We were very fortunate to have a fine and sunny day for our annual Koala Count. With so much rain in recent days we fully expected to be walking through showers and cold winds. Twelve people came along for the count which started at the Great Otway National Park sign on Grey River Road.

The survey team

For the first section of the walk there seemed to be fewer koalas and  we thought they may have moved further down the hillside.

Searching the treetops

Walking along Grey River Road

However as we progressed the numbers increased.

Often they were just a silouhette against the sky

At times hidden amongst the foliage

Occasionally they were a little bit active climbing on the tree trunk

The general condition of the forest eucalypts was good.  There were however signs of over-browsing on some of the trees, especially those growing along the lower side of the ridge.  Many of those trees had  died.

This one showed herself in all her beauty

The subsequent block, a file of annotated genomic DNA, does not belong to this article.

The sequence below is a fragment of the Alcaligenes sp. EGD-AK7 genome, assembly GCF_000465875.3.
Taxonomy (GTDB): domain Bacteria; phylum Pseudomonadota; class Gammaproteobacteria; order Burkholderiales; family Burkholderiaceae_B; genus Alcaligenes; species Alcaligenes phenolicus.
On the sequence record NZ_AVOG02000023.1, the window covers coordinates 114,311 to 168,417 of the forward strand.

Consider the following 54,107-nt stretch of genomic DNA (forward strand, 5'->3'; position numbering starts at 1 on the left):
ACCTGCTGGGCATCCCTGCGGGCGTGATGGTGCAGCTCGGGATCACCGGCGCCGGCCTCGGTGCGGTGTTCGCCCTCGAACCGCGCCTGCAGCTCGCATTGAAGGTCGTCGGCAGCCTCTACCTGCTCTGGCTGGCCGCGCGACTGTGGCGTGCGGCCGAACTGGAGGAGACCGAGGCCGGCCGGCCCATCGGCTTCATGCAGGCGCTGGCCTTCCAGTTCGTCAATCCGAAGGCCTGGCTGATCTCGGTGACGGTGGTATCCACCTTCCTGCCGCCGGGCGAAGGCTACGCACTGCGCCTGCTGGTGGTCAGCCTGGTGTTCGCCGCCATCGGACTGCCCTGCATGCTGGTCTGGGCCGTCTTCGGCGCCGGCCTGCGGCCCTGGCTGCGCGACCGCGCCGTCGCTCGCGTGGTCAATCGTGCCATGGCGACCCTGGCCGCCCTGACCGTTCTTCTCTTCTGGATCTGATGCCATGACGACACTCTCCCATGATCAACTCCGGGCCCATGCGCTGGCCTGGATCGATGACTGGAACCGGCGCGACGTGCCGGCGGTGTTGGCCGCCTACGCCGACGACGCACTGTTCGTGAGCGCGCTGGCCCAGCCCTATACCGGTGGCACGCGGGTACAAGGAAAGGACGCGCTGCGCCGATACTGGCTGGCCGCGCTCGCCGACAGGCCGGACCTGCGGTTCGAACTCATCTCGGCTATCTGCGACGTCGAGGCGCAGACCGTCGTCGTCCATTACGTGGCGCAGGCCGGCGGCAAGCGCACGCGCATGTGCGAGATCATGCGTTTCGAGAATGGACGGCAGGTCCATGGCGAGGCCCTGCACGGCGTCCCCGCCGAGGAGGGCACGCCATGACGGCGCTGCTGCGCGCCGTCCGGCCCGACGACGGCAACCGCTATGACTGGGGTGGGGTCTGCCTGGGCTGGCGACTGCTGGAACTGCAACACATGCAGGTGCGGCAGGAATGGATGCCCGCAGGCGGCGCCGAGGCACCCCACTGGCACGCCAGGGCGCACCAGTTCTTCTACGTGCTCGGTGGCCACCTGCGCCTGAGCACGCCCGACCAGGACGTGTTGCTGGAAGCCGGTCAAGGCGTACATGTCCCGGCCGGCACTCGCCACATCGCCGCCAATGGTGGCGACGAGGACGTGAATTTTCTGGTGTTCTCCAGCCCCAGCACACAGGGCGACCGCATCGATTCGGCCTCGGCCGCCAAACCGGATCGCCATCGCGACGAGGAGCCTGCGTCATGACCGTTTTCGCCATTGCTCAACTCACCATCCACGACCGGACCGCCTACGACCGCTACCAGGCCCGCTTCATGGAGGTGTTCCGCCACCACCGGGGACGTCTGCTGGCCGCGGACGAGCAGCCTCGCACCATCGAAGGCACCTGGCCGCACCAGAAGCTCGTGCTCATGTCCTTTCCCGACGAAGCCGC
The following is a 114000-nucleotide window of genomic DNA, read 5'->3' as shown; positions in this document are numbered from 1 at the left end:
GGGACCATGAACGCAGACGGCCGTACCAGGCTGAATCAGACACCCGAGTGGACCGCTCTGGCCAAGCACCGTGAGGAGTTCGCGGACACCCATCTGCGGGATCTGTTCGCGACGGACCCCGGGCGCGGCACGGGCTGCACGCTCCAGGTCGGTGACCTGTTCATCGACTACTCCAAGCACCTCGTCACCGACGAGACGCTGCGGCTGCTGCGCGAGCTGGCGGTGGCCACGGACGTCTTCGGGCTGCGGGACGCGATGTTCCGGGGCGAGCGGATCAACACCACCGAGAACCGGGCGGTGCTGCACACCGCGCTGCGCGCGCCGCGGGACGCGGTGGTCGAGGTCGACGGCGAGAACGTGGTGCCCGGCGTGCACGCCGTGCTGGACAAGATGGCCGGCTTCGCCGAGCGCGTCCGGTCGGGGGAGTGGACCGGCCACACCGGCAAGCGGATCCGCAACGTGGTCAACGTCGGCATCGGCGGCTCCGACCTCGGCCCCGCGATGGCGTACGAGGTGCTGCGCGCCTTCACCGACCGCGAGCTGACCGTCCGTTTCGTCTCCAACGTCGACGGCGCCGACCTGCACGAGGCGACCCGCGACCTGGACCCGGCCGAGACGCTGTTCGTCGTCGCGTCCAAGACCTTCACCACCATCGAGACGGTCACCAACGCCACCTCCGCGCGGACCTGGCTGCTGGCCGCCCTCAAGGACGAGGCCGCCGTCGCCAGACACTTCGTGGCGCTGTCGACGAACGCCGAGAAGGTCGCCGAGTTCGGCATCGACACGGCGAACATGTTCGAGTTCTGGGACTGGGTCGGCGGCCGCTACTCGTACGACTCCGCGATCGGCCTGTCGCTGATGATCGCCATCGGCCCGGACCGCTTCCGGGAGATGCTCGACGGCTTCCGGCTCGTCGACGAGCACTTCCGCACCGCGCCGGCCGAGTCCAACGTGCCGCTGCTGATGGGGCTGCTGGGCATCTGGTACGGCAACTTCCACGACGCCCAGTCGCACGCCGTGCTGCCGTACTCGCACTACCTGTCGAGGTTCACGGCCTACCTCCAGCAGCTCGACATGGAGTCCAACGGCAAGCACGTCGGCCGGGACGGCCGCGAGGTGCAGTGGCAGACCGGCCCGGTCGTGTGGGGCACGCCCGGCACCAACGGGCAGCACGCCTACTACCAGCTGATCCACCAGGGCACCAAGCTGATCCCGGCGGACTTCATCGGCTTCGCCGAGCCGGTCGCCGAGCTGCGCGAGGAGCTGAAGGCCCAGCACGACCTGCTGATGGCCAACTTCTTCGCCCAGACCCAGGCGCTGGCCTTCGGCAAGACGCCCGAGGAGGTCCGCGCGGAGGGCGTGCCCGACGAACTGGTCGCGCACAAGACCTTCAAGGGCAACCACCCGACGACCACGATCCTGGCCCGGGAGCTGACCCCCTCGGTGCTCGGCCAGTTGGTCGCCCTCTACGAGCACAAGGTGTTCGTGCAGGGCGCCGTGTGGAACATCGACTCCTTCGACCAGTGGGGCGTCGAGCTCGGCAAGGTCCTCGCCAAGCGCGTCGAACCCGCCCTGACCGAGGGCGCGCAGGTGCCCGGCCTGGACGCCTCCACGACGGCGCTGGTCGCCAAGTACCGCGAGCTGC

Along the way we saw other local wildlife including two Red-necked Wallabies, two Wedge-tailed Eagles, Yellow Robins and large numbers of Pied Currawongs.  At the top of the hill where we had lunch, we heard the unmistakable sounds of a Rufuous Bristlebird.

We were also witness to a territorial dispute involving two koalas.  One was lying in a prone position along a fairly thin branch, while another one sat a little way apart on the same branch.

'It's my tree and you're not welcome'  -  before the attack!

As we watched,  the larger male moved aggressively towards the younger, vulnerable one until it could move no further and looked to be in danger of falling several metres to the ground.  Eventually the male retreated, and climbed higher up the trunk .  An international tourist joined us and was  also able to watch the drama unfold which is a rare treat as in most cases, during the day, koalas  are inactive and most of the ones we see are curled up asleep.

Some of our helpers enjoying the experience:

Kaye and Marg

Lachie

Sue

We managed to count a total of 88 koalas, all adults, apart from  one independent juvenile, and another much younger one on its mother’s back.

It was a very pleasant walk, in good weather, and everyone enjoyed the day.

Report  -  Kaye Traynor

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